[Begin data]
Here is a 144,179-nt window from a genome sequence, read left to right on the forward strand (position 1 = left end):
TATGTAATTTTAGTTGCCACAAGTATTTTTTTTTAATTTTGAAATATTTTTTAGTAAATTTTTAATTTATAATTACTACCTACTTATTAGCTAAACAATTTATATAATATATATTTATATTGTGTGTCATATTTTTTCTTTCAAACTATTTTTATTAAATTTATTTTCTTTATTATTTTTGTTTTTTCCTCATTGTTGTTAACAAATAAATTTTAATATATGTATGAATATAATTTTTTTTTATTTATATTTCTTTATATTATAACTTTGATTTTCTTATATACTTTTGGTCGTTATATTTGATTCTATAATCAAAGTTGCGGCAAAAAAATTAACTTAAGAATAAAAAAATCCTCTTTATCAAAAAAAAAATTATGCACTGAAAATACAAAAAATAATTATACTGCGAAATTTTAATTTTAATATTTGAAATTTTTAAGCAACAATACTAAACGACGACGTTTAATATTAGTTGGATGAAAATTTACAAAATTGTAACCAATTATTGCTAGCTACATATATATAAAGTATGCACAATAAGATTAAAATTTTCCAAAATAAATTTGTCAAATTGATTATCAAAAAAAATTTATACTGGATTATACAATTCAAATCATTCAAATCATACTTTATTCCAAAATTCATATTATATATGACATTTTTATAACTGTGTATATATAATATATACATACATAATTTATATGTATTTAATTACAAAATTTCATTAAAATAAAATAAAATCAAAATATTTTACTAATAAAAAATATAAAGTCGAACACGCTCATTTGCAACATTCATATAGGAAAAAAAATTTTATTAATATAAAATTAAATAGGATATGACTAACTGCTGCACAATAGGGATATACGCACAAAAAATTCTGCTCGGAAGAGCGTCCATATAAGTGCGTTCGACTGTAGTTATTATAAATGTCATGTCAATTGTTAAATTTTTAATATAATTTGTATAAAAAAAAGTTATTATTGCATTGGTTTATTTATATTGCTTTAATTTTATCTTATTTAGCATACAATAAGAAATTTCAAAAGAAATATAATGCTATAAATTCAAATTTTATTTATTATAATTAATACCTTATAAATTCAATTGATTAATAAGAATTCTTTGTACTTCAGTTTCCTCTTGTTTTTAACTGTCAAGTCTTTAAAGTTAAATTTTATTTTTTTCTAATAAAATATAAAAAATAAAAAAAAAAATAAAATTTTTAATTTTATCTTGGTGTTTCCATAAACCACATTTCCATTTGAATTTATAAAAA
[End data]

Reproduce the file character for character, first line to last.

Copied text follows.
Here is a 144,179-nt window from a genome sequence, read left to right on the forward strand (position 1 = left end):
TATGTAATTTTAGTTGCCACAAGTATTTTTTTTTAATTTTGAAATATTTTTTAGTAAATTTTTAATTTATAATTACTACCTACTTATTAGCTAAACAATTTATATAATATATATTTATATTGTGTGTCATATTTTTTCTTTCAAACTATTTTTATTAAATTTATTTTCTTTATTATTTTTGTTTTTTCCTCATTGTTGTTAACAAATAAATTTTAATATATGTATGAATATAATTTTTTTTTATTTATATTTCTTTATATTATAACTTTGATTTTCTTATATACTTTTGGTCGTTATATTTGATTCTATAATCAAAGTTGCGGCAAAAAAATTAACTTAAGAATAAAAAAATCCTCTTTATCAAAAAAAAAATTATGCACTGAAAATACAAAAAATAATTATACTGCGAAATTTTAATTTTAATATTTGAAATTTTTAAGCAACAATACTAAACGACGACGTTTAATATTAGTTGGATGAAAATTTACAAAATTGTAACCAATTATTGCTAGCTACATATATATAAAGTATGCACAATAAGATTAAAATTTTCCAAAATAAATTTGTCAAATTGATTATCAAAAAAAATTTATACTGGATTATACAATTCAAATCATTCAAATCATACTTTATTCCAAAATTCATATTATATATGACATTTTTATAACTGTGTATATATAATATATACATACATAATTTATATGTATTTAATTACAAAATTTCATTAAAATAAAATAAAATCAAAATATTTTACTAATAAAAAATATAAAGTCGAACACGCTCATTTGCAACATTCATATAGGAAAAAAAATTTTATTAATATAAAATTAAATAGGATATGACTAACTGCTGCACAATAGGGATATACGCACAAAAAATTCTGCTCGGAAGAGCGTCCATATAAGTGCGTTCGACTGTAGTTATTATAAATGTCATGTCAATTGTTAAATTTTTAATATAATTTGTATAAAAAAAAGTTATTATTGCATTGGTTTATTTATATTGCTTTAATTTTATCTTATTTAGCATACAATAAGAAATTTCAAAAGAAATATAATGCTATAAATTCAAATTTTATTTATTATAATTAATACCTTATAAATTCAATTGATTAATAAGAATTCTTTGTACTTCAGTTTCCTCTTGTTTTTAACTGTCAAGTCTTTAAAGTTAAATTTTATTTTTTTCTAATAAAATATAAAAAATAAAAAAAAAAATAAAATTTTTAATTTTATCTTGGTGTTTCCATAAACCACATTTCCATTTGAATTTATAAAAA